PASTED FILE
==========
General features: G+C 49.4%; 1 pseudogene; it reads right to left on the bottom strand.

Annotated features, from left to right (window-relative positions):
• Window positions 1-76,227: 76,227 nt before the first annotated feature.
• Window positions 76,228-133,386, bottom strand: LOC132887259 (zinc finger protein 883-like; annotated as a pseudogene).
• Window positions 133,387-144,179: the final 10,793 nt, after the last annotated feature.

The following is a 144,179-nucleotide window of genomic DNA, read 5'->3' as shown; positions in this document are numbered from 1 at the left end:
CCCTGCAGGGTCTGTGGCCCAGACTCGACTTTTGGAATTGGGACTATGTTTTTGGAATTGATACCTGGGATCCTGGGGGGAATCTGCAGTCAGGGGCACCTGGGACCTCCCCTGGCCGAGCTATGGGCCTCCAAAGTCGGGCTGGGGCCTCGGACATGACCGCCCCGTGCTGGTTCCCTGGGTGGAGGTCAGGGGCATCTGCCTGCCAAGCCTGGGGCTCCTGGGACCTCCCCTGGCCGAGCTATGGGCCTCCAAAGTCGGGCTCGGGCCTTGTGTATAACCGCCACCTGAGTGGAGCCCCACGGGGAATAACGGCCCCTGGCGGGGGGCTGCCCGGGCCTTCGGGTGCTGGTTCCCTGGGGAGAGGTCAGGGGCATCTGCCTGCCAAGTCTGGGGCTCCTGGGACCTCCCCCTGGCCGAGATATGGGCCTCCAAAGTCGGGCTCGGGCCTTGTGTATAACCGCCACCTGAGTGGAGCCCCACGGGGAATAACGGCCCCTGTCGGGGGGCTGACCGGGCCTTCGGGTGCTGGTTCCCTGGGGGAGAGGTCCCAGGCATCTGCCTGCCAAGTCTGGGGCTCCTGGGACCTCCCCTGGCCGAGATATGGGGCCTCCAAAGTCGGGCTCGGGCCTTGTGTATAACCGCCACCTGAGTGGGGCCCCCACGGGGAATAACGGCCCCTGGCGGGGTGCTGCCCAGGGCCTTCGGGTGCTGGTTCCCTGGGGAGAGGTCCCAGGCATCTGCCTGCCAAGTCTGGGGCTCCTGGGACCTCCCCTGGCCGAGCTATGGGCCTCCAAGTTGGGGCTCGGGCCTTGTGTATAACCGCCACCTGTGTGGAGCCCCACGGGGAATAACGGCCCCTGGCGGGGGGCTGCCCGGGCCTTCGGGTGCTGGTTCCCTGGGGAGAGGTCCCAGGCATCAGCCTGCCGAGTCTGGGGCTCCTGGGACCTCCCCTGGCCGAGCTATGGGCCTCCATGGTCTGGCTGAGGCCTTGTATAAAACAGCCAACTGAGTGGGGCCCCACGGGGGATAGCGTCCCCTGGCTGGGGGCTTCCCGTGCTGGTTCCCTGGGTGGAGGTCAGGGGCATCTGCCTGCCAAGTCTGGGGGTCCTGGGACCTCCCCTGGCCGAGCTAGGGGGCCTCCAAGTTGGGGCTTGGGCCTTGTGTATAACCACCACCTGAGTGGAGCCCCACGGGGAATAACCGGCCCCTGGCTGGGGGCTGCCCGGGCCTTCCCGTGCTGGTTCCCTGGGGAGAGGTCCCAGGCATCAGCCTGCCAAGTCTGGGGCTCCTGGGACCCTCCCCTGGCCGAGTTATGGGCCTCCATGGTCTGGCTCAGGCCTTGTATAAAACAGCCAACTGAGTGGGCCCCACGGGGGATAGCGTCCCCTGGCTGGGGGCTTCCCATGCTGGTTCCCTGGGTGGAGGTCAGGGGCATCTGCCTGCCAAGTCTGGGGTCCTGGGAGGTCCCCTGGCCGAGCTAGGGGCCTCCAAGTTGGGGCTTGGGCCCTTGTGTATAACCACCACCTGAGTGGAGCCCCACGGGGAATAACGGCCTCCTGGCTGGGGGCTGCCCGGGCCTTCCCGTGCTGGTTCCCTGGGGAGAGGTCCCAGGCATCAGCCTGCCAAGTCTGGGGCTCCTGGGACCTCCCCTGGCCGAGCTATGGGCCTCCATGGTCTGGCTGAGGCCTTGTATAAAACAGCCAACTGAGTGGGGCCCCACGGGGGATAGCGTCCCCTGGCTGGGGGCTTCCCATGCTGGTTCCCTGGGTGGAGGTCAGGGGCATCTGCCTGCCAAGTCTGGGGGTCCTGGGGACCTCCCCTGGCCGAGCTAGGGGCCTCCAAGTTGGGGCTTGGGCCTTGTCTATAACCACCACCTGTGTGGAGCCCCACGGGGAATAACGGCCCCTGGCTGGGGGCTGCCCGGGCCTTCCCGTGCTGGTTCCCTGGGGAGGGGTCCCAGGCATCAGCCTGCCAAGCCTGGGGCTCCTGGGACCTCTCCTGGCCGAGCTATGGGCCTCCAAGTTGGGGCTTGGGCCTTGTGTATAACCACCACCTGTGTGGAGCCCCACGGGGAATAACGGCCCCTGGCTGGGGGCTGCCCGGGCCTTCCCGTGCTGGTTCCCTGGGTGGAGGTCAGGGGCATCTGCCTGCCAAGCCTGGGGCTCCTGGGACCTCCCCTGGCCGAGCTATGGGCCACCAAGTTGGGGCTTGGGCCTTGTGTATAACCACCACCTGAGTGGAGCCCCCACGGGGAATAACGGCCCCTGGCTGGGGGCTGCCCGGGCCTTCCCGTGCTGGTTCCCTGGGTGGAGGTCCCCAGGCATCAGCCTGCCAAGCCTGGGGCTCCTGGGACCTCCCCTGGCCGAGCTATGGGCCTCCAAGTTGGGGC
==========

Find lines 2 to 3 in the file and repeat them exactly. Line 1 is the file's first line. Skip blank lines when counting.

Annotated features, from left to right (window-relative positions):
• Window positions 1-76,227: 76,227 nt before the first annotated feature.